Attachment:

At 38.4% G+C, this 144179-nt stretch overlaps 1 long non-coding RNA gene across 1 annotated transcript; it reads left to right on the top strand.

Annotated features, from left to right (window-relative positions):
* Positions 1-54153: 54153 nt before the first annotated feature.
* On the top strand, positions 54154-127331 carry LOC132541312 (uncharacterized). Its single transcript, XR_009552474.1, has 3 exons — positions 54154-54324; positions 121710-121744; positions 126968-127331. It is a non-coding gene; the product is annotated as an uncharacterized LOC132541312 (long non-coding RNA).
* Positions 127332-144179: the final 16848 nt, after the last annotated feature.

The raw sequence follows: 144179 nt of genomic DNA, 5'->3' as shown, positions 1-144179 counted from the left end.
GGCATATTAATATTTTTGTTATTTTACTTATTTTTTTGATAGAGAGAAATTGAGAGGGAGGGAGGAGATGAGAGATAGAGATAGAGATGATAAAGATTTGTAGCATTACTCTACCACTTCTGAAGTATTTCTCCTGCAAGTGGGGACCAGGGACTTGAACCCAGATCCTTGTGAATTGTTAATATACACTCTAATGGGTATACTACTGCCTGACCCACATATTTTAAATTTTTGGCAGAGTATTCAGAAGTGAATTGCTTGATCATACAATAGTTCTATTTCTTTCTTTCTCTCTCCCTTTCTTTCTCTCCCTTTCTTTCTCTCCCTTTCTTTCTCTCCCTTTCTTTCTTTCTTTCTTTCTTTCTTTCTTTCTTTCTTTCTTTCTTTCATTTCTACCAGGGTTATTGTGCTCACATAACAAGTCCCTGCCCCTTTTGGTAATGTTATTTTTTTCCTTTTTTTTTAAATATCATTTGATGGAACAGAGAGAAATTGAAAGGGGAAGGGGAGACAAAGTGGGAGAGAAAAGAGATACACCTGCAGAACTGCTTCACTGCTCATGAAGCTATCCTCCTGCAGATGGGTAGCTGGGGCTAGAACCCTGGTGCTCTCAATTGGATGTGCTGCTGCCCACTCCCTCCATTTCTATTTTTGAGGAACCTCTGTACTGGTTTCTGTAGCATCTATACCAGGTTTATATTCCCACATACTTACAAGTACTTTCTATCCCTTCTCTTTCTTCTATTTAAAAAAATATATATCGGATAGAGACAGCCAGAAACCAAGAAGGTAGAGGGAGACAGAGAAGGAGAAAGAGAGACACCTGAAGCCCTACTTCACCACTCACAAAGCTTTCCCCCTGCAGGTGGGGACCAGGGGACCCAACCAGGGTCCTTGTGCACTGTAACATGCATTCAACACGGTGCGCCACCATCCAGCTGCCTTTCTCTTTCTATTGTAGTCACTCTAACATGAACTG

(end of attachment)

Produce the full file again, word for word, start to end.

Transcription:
At 38.4% G+C, this 144179-nt stretch overlaps 1 long non-coding RNA gene across 1 annotated transcript; it reads left to right on the top strand.

Annotated features, from left to right (window-relative positions):
* Positions 1-54153: 54153 nt before the first annotated feature.
* On the top strand, positions 54154-127331 carry LOC132541312 (uncharacterized). Its single transcript, XR_009552474.1, has 3 exons — positions 54154-54324; positions 121710-121744; positions 126968-127331. It is a non-coding gene; the product is annotated as an uncharacterized LOC132541312 (long non-coding RNA).
* Positions 127332-144179: the final 16848 nt, after the last annotated feature.

The raw sequence follows: 144179 nt of genomic DNA, 5'->3' as shown, positions 1-144179 counted from the left end.
GGCATATTAATATTTTTGTTATTTTACTTATTTTTTTGATAGAGAGAAATTGAGAGGGAGGGAGGAGATGAGAGATAGAGATAGAGATGATAAAGATTTGTAGCATTACTCTACCACTTCTGAAGTATTTCTCCTGCAAGTGGGGACCAGGGACTTGAACCCAGATCCTTGTGAATTGTTAATATACACTCTAATGGGTATACTACTGCCTGACCCACATATTTTAAATTTTTGGCAGAGTATTCAGAAGTGAATTGCTTGATCATACAATAGTTCTATTTCTTTCTTTCTCTCTCCCTTTCTTTCTCTCCCTTTCTTTCTCTCCCTTTCTTTCTCTCCCTTTCTTTCTTTCTTTCTTTCTTTCTTTCTTTCTTTCTTTCTTTCTTTCATTTCTACCAGGGTTATTGTGCTCACATAACAAGTCCCTGCCCCTTTTGGTAATGTTATTTTTTTCCTTTTTTTTTAAATATCATTTGATGGAACAGAGAGAAATTGAAAGGGGAAGGGGAGACAAAGTGGGAGAGAAAAGAGATACACCTGCAGAACTGCTTCACTGCTCATGAAGCTATCCTCCTGCAGATGGGTAGCTGGGGCTAGAACCCTGGTGCTCTCAATTGGATGTGCTGCTGCCCACTCCCTCCATTTCTATTTTTGAGGAACCTCTGTACTGGTTTCTGTAGCATCTATACCAGGTTTATATTCCCACATACTTACAAGTACTTTCTATCCCTTCTCTTTCTTCTATTTAAAAAAATATATATCGGATAGAGACAGCCAGAAACCAAGAAGGTAGAGGGAGACAGAGAAGGAGAAAGAGAGACACCTGAAGCCCTACTTCACCACTCACAAAGCTTTCCCCCTGCAGGTGGGGACCAGGGGACCCAACCAGGGTCCTTGTGCACTGTAACATGCATTCAACACGGTGCGCCACCATCCAGCTGCCTTTCTCTTTCTATTGTAGTCACTCTAACATGAACTG